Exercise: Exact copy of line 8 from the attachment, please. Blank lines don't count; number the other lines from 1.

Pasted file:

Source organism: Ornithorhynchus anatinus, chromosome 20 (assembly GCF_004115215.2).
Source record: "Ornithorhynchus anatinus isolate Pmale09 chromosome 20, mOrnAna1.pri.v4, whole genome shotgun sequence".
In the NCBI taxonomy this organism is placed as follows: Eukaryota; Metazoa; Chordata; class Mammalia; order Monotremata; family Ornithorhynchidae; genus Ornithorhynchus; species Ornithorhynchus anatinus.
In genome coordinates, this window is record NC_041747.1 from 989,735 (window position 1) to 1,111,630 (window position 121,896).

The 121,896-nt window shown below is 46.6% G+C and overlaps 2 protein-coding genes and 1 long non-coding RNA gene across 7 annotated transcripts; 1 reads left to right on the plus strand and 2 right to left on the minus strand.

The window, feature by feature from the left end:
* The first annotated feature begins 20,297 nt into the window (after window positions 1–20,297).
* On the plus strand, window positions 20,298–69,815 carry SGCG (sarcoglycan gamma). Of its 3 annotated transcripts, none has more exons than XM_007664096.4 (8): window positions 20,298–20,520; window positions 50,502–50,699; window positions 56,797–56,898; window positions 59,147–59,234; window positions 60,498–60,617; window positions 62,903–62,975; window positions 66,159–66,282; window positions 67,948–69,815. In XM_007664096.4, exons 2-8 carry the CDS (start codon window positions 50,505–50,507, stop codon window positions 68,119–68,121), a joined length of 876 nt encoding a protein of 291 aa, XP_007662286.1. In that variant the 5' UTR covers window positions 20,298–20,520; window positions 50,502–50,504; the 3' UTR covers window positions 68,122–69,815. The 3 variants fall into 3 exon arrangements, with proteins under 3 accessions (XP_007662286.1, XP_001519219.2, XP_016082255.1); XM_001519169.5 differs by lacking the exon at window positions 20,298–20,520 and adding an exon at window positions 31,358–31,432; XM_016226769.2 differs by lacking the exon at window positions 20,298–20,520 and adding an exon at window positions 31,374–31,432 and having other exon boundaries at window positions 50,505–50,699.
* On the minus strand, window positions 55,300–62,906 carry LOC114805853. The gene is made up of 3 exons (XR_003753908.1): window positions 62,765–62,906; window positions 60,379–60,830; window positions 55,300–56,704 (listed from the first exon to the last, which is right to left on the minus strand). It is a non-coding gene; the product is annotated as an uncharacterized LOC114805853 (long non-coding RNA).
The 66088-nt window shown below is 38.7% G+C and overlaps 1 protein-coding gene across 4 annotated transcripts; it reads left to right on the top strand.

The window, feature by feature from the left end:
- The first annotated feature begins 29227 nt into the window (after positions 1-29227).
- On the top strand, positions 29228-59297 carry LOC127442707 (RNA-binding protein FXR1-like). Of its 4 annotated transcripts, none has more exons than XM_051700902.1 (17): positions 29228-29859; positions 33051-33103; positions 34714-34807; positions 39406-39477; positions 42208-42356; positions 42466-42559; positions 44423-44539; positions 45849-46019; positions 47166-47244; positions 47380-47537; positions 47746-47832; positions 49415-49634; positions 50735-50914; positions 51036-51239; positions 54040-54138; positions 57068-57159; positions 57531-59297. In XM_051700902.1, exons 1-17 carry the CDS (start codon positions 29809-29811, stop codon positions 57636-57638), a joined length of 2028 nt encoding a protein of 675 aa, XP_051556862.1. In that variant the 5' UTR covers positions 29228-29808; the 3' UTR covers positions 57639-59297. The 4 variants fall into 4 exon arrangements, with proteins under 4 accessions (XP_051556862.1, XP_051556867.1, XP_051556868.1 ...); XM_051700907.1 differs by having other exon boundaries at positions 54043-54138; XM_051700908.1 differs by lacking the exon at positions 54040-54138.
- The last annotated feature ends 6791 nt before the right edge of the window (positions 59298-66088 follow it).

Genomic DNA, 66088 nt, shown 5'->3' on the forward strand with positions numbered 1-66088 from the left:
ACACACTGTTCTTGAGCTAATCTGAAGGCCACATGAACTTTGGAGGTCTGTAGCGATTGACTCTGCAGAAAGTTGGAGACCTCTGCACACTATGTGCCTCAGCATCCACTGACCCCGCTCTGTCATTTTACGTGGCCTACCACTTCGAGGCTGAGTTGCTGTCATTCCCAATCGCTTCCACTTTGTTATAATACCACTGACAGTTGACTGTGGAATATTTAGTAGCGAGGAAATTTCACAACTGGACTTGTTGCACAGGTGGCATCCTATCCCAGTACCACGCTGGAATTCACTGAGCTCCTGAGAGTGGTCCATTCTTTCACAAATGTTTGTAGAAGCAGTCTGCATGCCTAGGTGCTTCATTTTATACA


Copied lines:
* On the plus strand, window positions 20,298–69,815 carry SGCG (sarcoglycan gamma). Of its 3 annotated transcripts, none has more exons than XM_007664096.4 (8): window positions 20,298–20,520; window positions 50,502–50,699; window positions 56,797–56,898; window positions 59,147–59,234; window positions 60,498–60,617; window positions 62,903–62,975; window positions 66,159–66,282; window positions 67,948–69,815. In XM_007664096.4, exons 2-8 carry the CDS (start codon window positions 50,505–50,507, stop codon window positions 68,119–68,121), a joined length of 876 nt encoding a protein of 291 aa, XP_007662286.1. In that variant the 5' UTR covers window positions 20,298–20,520; window positions 50,502–50,504; the 3' UTR covers window positions 68,122–69,815. The 3 variants fall into 3 exon arrangements, with proteins under 3 accessions (XP_007662286.1, XP_001519219.2, XP_016082255.1); XM_001519169.5 differs by lacking the exon at window positions 20,298–20,520 and adding an exon at window positions 31,358–31,432; XM_016226769.2 differs by lacking the exon at window positions 20,298–20,520 and adding an exon at window positions 31,374–31,432 and having other exon boundaries at window positions 50,505–50,699.